Intel is a good build too, but will cost you more, generally. The mobo's are quite a bit more fragmented, IMHO, than AMD's. Find me an Intel based mobo (at $80) that has all or more options than the AsRock that you listed above. Most Intel based mobo that are equivalent to AMD's offerings are usually about $20-40 or more expensive than what AMD offers.

It's also possible that Windows 8 might unlock some of Bulldozers potential, but time will only tell if that is the case. This is all speculation at this point, so take it for what it's worth.

currently one part of the hotfix for bulldozer has been released and it was a flop refer this link http://news.softpedia.com/news/AMD-Bulldozer-Windows-7-... microsoft said that there will be some improvements in next hotfix clearly showing that bulldozer failed even in windiws 8 tests say that bulldozer did not perform well even in windows 8 beta versions don't risk yourself in thinking somethig will happen invest money in proven power like intel..honestly saying the only processors that were good from amd was phemon ii x4 no one can say this is wrong..bulldozer is a failure model and it was told by many reviews..even though amd 6870 is slightly powerful than gtx 560 their drivers are crap u cant experience a game without good drivers even though the hardware is powerful..thats why im going with gtx 560 in tomshardware best gpu for money gtx 560 and 6870 are same in performance in most games but what makes nvidia a slighter edge is their drivers ..on motherboard u will not use 8 usb 2.0 ports i think ..
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January 1, 2012 5:48:57 PM

looks like ill be going for phenom II if i cant squeeze together an i3 2120 rig
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January 1, 2012 6:05:16 PM

An AMD build isn't going to explode and kill everyone, don't worry about the Intel fanboys. The PII build will be fine.
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a b B Homebuilt system
January 1, 2012 6:08:23 PM

Either rig will do fine. AMD will be cheaper and just about as good (generally), but AMD's Bulldozer upgrade at this point isn't as promising as it could have been. This doesn't mean that Piledriver might work, but it's speculation also. Intel has defined it path well, but Intel likes to change chipset/sockets too frequently for my liking. Take all of this information in from all of us and decide which way you want to do. We can help you determine what parts will help you reach your building goal. We are here for you and no matter what, your getting information from different sources so you can make an informed decision. :) 
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January 1, 2012 6:48:47 PM

thanks everybody this has been a huge help. so between those 2 cpu's (fits my budget well), essentially the intel has "overall better performace" but less cores? any other motherboard i should look at besides the msi if i go for the intel?its only about $10 more for the intel setup at newegg.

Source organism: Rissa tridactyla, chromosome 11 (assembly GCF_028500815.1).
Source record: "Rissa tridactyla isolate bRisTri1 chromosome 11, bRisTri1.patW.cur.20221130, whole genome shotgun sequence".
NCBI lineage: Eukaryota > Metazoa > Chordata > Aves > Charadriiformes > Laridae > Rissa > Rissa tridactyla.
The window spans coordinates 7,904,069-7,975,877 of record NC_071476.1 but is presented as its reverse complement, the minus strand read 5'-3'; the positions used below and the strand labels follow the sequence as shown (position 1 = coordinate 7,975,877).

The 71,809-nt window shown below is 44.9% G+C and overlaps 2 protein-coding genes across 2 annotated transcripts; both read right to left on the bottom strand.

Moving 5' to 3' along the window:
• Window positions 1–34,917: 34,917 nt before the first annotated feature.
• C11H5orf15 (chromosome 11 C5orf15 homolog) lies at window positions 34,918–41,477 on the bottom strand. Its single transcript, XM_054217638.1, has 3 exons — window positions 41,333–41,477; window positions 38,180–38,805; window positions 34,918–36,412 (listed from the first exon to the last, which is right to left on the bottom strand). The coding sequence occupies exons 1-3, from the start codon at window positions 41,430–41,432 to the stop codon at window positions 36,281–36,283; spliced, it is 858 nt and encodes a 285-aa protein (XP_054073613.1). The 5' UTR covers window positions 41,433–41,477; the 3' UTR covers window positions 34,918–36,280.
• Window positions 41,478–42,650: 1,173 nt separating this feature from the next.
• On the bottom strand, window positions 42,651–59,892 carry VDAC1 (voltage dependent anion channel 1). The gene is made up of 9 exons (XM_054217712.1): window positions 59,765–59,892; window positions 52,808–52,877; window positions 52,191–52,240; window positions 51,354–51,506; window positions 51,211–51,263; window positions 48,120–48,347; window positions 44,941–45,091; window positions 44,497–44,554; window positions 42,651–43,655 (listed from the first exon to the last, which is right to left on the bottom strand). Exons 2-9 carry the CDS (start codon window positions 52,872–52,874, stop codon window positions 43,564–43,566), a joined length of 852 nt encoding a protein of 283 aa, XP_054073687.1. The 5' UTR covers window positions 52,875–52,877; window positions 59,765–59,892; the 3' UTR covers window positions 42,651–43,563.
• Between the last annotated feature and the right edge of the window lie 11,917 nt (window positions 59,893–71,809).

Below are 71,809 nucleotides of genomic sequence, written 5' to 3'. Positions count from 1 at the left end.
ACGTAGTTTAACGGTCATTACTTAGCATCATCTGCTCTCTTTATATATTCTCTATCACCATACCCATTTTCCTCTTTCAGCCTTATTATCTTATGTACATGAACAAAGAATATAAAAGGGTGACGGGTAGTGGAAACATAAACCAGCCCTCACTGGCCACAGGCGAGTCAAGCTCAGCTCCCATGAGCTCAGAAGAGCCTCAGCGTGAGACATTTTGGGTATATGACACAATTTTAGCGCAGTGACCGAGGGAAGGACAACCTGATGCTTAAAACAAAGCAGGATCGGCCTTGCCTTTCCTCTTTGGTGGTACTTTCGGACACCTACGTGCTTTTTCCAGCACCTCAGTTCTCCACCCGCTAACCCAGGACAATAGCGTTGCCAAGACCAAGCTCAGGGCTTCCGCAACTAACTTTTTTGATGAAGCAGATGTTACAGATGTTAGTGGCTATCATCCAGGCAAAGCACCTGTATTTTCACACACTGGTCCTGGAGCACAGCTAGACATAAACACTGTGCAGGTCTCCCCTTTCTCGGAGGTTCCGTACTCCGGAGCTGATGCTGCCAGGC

AMD Phenom II X4 960T Zosma 3.0GHz Socket AM3 95W Quad-Core Desktop Processor HD96ZTWFGRBOX

Intel Core i3-2120 Sandy Bridge 3.3GHz LGA 1155 65W Dual-Core Desktop Processor Intel HD Graphics 2000 BX80623I32120

MSI H67MA-E45 (B3) LGA 1155 Intel H67 HDMI SATA 6Gb/s USB 3.0 Micro ATX Intel Motherboard
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January 1, 2012 9:09:41 PM

Here is a good intel build:

Seagate 500GB SATA 6Gbps HDD
Patriot Signature 8GB DDR3 1600
CORSAIR Builder Series 500W
XFX Radeon HD 6870 1GB
ECS P67H2-A3 LGA 1155 Intel P67
NZXT GAMMA ATX Mid Tower Case

Now you have two choices, if you can afford it I suggest:
Intel Core i5-2400 Sandy Bridge 3.1GHz

Total before shipping = 679.93

If you can not afford to go that high then:
Intel Core i3-2120 Sandy Bridge 3.3GHz

Total before shipping = 629.93

I highly recommend the the i5 system if you can manage that into your budget some how you would be VERY happy with that build for a long to come. The i3 system will be a little better (maybe) in games than the AMD solution but it will fall far behind in heavy multithreaded applications. So really it's all in what your MAIN goal is and if your main goal is to have just a good budget gamer than intel might be your best bet but if you also want a good all around machine over the i3 I would personally choose the AMD system, But for the performance crown out of the three the i5 would be the killer build of the three... Hope that helps!
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a b B Homebuilt system
January 1, 2012 9:20:58 PM

Here is a couple of options (I'd stick with z68 mobo's since they cover all aspects, IMHO):
~$120 shipped
ASRock Z68 PRO3 GEN3 LGA 1155 Intel Z68 HDMI SATA 6Gb/s USB 3.0 ATX Intel Motherboard

~$120 shipped, it's a Micro ATX, so keep that in mind.
ASUS P8Z68-M Pro LGA 1155 Intel Z68 HDMI SATA 6Gb/s USB 3.0 Micro ATX Intel Motherboard with UEFI BIOS

~$123 shipped
GIGABYTE GA-Z68A-D3H-B3 LGA 1155 Intel Z68 HDMI SATA 6Gb/s USB 3.0 ATX Intel Motherboard

And there are plenty around the $130-140 price range too. I prefer to have an ATX mobo, since it has more expansion ports available (if you decide you need to add something).
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a b B Homebuilt system
January 1, 2012 9:27:26 PM

twstd1 said:
Here is a good intel build:

Seagate 500GB SATA 6Gbps HDD
Patriot Signature 8GB DDR3 1600
CORSAIR Builder Series 500W
XFX Radeon HD 6870 1GB
ECS P67H2-A3 LGA 1155 Intel P67
NZXT GAMMA ATX Mid Tower Case

Now you two choices if you can afford it I suggest:
Intel Core i5-2400 Sandy Bridge 3.1GHz

Total before shipping = 679.93

If you can not afford to go that high then:
Intel Core i3-2120 Sandy Bridge 3.3GHz

Total before shipping = 629.93